It would similarly be appropriate to examine a number of the relationships be­tween A Clockwork Orange and Kubrick’s earlier work, which is not immune from the general atmosphere of parody. The clown masks worn by the hooligans are an old trick from gangster movies, and Sterling Hayden wore a clown mask in The Killing. The mechanisms of political oppression were analyzed in Spartacus. Here, no one can take seriously the absurd dilemma between the hoodlums and the police state (because the two are interchangeable) or between reactionaries and liberals (also interchangeable), the liberals tending to be rich, unprincipled, and full of contempt for “the masses”: these are merely variations on the theme of the mirror or the cir­cle, if you will. Everything is an echo of something else. Mr. Alexander as a double hypocrite of Alex, who has been made temporarily allergic to the suggestions of Ludwig van by the administration of the Ludovico (treatment) drugs. As for Mr. Alexander, the doorbell at his “home” plays (in the film) the first few notes of the Fifth Symphony, and as he is savoring his vengeance after having Alex locked up, he looks like a living bust of Beethoven.
At the end of the film, in a hospital setting, when the almost resuscitated Alex has a stereo delivered to him as a kind of settlement of his account with the Min­istry of the Interior/Inferior, the scene, stylistically and thematically looks like an absurd echo of 2004: it is Keir Dullea having crossed over after death and become a Superman in his rococo apartment, with his new companions keeping him well fed and soothed by music. Insofar as A Clockwork Orange is a satire, it resembles Dr. Strangelove, but its eroticism and evocation of the world of the nadsats, or teenagers, in opposition to adults, remind us more of Lolita. In the record store displaying 2004 posters, two Lolitas suck on phallic soothers, only one of which is in erection: a barely veiled allusion to the image of Sue Lyon sticking out her pink tongue. (In passing, we regret the failure of the next scene, in which Alex and the two nymphettes make love over and over again in speeded-up action, to the sound of the William Tell Overture, a sequence that is too explicitly mechanistic and so distanced from the audience as to be like burlesque. It suffers considerably in comparison to the equiv­alent scene in Michelangelo Antonioni’s Blowup.
Kubrick’s intention is thus not for the audience to identify with Alex, but to see retrospectively that they are in the same situation as Alex, if they are to believe what they are watching. When he sees that Alex has been cured, the Minister in­troduces him to his public exclaiming, “But, gentlemen, enough of words. Action speaks louder than. Action now. Observe, all.” Once again, the expression, from Burgess’s novel, takes on a different tone in a filmic context. Some William Tell mu­sic once again introduces the commedia dell’arte that follows: Alex licks the boots of a brutish and well-dressed person (a bolshy big chelloveck), grovels at the feet of a naked devotchka (girl), a futuristic apparition with long platinum hair and tanned groodies (breasts), and then the two salute the audience professionally and formally, indicating that Alex has been the ridiculous victim of a staged scene. (He, of course, gets his revenge in the mental flash that closes the film. We see him mak­ing love in slow motion with a girl whose arms and legs are sheathed in black. Hol­lywood yet again: the snow is artificial, and the audience, dressed as if they were in the Ascot sequence of My Fair Lady, applauds Alex’s performance. In his own eyes, Alex’s eroticism is mostly a show.) But what about us? Our fascination for the opening of the film—or for the apparition of the platinum blonde—is also frus­trated and even ridiculed.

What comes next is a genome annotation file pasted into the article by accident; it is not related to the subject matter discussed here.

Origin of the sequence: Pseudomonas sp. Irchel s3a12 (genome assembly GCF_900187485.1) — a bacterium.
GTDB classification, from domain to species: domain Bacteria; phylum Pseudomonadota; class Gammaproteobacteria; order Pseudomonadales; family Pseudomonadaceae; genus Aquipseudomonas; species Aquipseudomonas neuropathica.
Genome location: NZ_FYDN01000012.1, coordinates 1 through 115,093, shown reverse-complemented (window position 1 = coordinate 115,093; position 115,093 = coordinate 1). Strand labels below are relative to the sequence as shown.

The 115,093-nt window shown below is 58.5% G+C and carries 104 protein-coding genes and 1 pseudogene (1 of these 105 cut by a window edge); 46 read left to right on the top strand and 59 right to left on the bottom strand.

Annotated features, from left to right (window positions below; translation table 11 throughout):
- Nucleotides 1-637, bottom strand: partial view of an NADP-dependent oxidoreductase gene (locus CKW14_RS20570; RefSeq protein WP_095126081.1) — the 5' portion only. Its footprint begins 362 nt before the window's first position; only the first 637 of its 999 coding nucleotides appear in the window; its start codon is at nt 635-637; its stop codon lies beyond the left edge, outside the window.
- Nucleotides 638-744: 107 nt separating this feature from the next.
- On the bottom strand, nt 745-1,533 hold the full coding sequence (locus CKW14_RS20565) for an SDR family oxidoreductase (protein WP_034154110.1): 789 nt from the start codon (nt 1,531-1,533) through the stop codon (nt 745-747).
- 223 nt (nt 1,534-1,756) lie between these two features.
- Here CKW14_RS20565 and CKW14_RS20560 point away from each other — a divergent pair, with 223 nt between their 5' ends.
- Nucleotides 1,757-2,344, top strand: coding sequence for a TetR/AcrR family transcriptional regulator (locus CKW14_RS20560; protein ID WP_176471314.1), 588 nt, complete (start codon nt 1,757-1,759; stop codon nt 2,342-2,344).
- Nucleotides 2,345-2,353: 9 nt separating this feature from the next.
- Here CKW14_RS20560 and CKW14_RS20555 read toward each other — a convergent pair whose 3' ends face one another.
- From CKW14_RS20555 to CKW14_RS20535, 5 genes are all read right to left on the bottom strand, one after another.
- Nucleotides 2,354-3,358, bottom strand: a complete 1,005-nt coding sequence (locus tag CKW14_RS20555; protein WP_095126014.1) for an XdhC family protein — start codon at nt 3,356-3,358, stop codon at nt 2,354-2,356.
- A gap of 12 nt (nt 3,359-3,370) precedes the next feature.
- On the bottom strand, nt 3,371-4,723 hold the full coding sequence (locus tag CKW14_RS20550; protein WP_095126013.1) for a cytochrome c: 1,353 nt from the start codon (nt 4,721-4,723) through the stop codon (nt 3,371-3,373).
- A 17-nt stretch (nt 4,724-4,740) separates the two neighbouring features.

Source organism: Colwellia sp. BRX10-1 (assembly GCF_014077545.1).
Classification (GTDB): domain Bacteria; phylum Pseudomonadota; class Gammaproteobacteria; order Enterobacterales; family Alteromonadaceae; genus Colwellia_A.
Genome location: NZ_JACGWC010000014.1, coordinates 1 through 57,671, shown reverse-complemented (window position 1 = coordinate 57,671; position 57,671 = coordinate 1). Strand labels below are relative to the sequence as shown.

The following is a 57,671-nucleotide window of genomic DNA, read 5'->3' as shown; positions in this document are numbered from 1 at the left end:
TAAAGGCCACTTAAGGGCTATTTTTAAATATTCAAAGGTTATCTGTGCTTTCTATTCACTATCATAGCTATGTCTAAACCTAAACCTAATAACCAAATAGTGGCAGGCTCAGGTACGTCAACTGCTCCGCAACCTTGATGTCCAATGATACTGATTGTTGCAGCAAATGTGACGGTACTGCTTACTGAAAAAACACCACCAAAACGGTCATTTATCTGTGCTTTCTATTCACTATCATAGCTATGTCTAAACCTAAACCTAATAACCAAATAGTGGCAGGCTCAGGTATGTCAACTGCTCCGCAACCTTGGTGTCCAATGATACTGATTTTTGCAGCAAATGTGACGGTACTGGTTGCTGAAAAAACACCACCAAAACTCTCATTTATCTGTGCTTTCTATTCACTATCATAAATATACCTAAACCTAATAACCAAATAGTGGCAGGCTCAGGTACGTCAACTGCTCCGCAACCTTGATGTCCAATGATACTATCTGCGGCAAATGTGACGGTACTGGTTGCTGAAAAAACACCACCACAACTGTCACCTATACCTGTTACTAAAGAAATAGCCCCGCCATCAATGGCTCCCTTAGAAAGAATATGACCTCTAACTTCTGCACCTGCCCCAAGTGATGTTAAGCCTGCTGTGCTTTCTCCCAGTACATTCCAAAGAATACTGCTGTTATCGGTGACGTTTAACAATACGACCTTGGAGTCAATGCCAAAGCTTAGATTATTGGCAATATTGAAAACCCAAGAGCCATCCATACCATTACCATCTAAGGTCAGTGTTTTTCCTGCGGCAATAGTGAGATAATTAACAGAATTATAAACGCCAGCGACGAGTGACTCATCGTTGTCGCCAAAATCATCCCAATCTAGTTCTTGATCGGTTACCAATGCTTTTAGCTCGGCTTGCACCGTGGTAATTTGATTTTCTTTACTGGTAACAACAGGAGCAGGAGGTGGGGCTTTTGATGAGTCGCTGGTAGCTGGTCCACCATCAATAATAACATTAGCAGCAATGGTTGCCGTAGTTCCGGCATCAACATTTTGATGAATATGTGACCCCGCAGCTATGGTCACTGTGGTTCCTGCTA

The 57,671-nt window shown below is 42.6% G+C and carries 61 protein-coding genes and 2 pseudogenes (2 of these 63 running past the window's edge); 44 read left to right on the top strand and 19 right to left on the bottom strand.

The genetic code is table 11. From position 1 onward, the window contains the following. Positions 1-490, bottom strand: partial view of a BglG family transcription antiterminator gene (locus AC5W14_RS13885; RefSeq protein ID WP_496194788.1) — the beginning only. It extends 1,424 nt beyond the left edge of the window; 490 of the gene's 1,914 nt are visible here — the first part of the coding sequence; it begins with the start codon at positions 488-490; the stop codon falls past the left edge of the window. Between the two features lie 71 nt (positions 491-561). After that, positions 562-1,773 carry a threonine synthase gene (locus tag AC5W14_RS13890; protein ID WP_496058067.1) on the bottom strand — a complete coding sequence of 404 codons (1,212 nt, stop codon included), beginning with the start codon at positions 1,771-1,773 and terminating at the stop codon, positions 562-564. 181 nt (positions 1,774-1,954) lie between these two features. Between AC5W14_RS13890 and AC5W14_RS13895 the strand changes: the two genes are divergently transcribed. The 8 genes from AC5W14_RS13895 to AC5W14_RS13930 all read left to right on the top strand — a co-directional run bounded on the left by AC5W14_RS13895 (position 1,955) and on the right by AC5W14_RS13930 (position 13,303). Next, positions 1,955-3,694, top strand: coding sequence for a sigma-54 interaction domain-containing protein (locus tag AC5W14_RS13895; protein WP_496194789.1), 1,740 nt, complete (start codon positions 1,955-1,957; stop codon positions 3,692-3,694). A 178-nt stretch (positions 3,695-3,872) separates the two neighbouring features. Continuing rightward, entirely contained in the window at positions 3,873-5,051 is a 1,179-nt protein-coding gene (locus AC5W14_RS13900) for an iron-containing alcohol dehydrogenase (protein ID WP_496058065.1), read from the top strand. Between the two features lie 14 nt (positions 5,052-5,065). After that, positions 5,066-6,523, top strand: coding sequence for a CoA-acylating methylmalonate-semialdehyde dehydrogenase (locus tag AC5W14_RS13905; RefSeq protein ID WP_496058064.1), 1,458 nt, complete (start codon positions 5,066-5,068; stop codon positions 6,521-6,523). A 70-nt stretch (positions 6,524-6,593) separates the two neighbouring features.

Frustration is one of the key themes of A Clockwork Orange. We find ourselves here in the middle of a satire that is no doubt most interesting, a world in which art is no longer a sublimation of sexuality, but merely a stylized representation of it, not metaphorical, at the same time as morality continues to be theoretically attached to an obsolete Puritanism. Among these stylistic and satirical successes I would include the set of the Korova Milkbar, with its furniture shaped like naked women whose breasts spout the milk of artificial paradises (here, as in the scene in which Mrs. Alexander is raped, Kubrick was able to find the perfect visual equivalents for the teenagers’ obsession for breasts in Burgess’s novel),- there is also the Alexanders’ “home” (where Mrs. Alexander plays the same purely decorative role as the objets d’art, whereas her husband spends all of his time playing the pseudo-intellectual),-Alex’s room, in which a phallic snake makes love to an obscene drawing, and, in par­ticular, sated with provocative but evasive sexuality (intellectualized, and thus maintaining its status as an objet d’art, and hence untouchable), the Cat Lady’s house, the theater for the symbolic battle between the phallic sculpture (literal sexuality) and the bust of Beethoven (sublimated sexuality). The Cat Lady is ritually pierced, and Kubrick, rightly renouncing the false realism of spilled blood, cuts to the geomet­ric garish mouth of a painting.